Romeil Sandhu, Tryphon Georgiou, and Allen Tannenbaum
arXiv:1505.05182 (2015)
Publication year: 2015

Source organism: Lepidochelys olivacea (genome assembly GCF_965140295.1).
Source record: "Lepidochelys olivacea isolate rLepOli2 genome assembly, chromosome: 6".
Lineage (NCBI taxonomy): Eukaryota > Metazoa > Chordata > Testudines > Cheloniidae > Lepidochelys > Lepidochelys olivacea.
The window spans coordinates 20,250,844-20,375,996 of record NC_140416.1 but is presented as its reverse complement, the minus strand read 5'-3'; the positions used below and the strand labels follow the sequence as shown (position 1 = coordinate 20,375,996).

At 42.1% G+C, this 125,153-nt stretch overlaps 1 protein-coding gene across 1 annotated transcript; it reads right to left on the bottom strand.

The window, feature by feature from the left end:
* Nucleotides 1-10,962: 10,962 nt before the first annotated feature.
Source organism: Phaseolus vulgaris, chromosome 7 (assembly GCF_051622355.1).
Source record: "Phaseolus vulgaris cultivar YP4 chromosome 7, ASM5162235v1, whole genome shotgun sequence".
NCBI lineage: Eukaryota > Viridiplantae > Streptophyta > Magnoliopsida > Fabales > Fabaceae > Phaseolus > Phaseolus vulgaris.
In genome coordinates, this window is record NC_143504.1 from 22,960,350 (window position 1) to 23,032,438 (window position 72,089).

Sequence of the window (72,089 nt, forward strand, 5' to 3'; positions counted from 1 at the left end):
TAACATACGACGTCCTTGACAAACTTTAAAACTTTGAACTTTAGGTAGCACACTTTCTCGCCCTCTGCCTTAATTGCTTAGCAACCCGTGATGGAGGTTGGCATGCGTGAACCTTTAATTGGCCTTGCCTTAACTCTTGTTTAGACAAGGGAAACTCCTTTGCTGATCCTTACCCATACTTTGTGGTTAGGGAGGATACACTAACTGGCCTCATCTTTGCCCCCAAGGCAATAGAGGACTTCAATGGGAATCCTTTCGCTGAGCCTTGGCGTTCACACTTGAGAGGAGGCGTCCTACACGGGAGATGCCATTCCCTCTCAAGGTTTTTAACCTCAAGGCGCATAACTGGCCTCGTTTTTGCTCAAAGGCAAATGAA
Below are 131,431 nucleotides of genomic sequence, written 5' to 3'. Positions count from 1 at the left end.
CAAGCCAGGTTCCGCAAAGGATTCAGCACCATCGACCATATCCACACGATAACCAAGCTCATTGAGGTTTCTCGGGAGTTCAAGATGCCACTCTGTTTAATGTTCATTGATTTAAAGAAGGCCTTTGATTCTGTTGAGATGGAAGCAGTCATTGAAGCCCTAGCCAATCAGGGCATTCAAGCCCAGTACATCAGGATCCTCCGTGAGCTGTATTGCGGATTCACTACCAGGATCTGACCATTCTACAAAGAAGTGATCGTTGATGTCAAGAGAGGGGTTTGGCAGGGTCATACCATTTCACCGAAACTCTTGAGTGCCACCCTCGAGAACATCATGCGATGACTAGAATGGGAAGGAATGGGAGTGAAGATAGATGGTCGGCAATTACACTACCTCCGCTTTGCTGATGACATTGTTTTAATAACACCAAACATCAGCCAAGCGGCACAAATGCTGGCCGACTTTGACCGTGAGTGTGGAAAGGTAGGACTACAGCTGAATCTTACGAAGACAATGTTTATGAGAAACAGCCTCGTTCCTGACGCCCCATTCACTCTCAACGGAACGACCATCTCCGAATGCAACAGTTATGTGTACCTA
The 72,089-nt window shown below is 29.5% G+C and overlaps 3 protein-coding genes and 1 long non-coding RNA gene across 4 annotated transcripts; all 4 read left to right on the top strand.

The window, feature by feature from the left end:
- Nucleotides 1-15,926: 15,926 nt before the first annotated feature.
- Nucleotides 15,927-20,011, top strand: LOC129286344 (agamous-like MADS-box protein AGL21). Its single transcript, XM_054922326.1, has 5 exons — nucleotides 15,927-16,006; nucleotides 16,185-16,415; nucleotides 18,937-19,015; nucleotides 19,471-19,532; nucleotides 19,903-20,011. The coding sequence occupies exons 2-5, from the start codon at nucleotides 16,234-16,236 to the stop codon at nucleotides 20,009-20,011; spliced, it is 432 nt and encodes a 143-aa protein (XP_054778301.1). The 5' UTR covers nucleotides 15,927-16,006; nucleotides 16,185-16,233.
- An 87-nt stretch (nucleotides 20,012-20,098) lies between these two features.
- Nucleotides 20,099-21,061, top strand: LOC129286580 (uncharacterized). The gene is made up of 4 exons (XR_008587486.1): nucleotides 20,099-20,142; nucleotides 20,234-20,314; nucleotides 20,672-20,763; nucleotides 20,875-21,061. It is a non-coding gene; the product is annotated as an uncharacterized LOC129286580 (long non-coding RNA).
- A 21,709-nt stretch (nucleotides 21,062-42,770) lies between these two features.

Measuring systemic risk or fragility of financial systems is a ubiquitous task of fundamental importance in analyzing market efficiency, portfolio allocation, and containment of financial contagions. Recent attempts have shown that representing such systems as a weighted graph characterizing the complex web of interacting agents over some information flow (e.g., debt, stock returns, shareholder owner- ship) may provide certain keen insights. Here, we show that fragility, or the ability of system to be prone to failures in the face of random perturbations, is negatively correlated with geometric notion of Ricci curvature. The key ingredient relating fragility and curvature is entropy. As a proof of concept, we examine returns from a set of stocks comprising the S&P 500 over a 15 year span to show that financial crashes are more robust compared to normal “business as usual” fragile market behavior – i.e., Ricci curvature is a “crash hallmark.” Perhaps more importantly, this work lays the foundation of understanding of how to design systems and policy regulations in a manner that can combat financial instabilities exposed during the 2007-2008 crisis